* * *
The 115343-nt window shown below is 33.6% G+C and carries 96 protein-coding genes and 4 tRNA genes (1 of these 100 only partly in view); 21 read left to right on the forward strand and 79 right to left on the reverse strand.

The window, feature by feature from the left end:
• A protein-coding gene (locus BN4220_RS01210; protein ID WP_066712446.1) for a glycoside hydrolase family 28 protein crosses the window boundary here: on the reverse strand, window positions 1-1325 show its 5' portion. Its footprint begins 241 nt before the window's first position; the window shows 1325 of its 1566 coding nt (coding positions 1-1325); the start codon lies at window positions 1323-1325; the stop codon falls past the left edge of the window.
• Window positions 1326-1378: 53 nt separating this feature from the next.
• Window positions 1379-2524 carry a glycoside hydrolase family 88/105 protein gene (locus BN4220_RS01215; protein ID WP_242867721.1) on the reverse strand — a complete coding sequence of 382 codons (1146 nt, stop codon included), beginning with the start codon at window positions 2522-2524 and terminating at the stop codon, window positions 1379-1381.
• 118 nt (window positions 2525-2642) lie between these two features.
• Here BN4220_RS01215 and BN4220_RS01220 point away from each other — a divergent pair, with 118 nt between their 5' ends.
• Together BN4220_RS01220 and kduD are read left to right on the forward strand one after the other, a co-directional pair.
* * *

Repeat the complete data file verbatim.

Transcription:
The 115343-nt window shown below is 33.6% G+C and carries 96 protein-coding genes and 4 tRNA genes (1 of these 100 only partly in view); 21 read left to right on the forward strand and 79 right to left on the reverse strand.

The window, feature by feature from the left end:
• A protein-coding gene (locus BN4220_RS01210; protein ID WP_066712446.1) for a glycoside hydrolase family 28 protein crosses the window boundary here: on the reverse strand, window positions 1-1325 show its 5' portion. Its footprint begins 241 nt before the window's first position; the window shows 1325 of its 1566 coding nt (coding positions 1-1325); the start codon lies at window positions 1323-1325; the stop codon falls past the left edge of the window.
• Window positions 1326-1378: 53 nt separating this feature from the next.
• Window positions 1379-2524 carry a glycoside hydrolase family 88/105 protein gene (locus BN4220_RS01215; protein ID WP_242867721.1) on the reverse strand — a complete coding sequence of 382 codons (1146 nt, stop codon included), beginning with the start codon at window positions 2522-2524 and terminating at the stop codon, window positions 1379-1381.
• 118 nt (window positions 2525-2642) lie between these two features.
• Here BN4220_RS01215 and BN4220_RS01220 point away from each other — a divergent pair, with 118 nt between their 5' ends.
• Together BN4220_RS01220 and kduD are read left to right on the forward strand one after the other, a co-directional pair.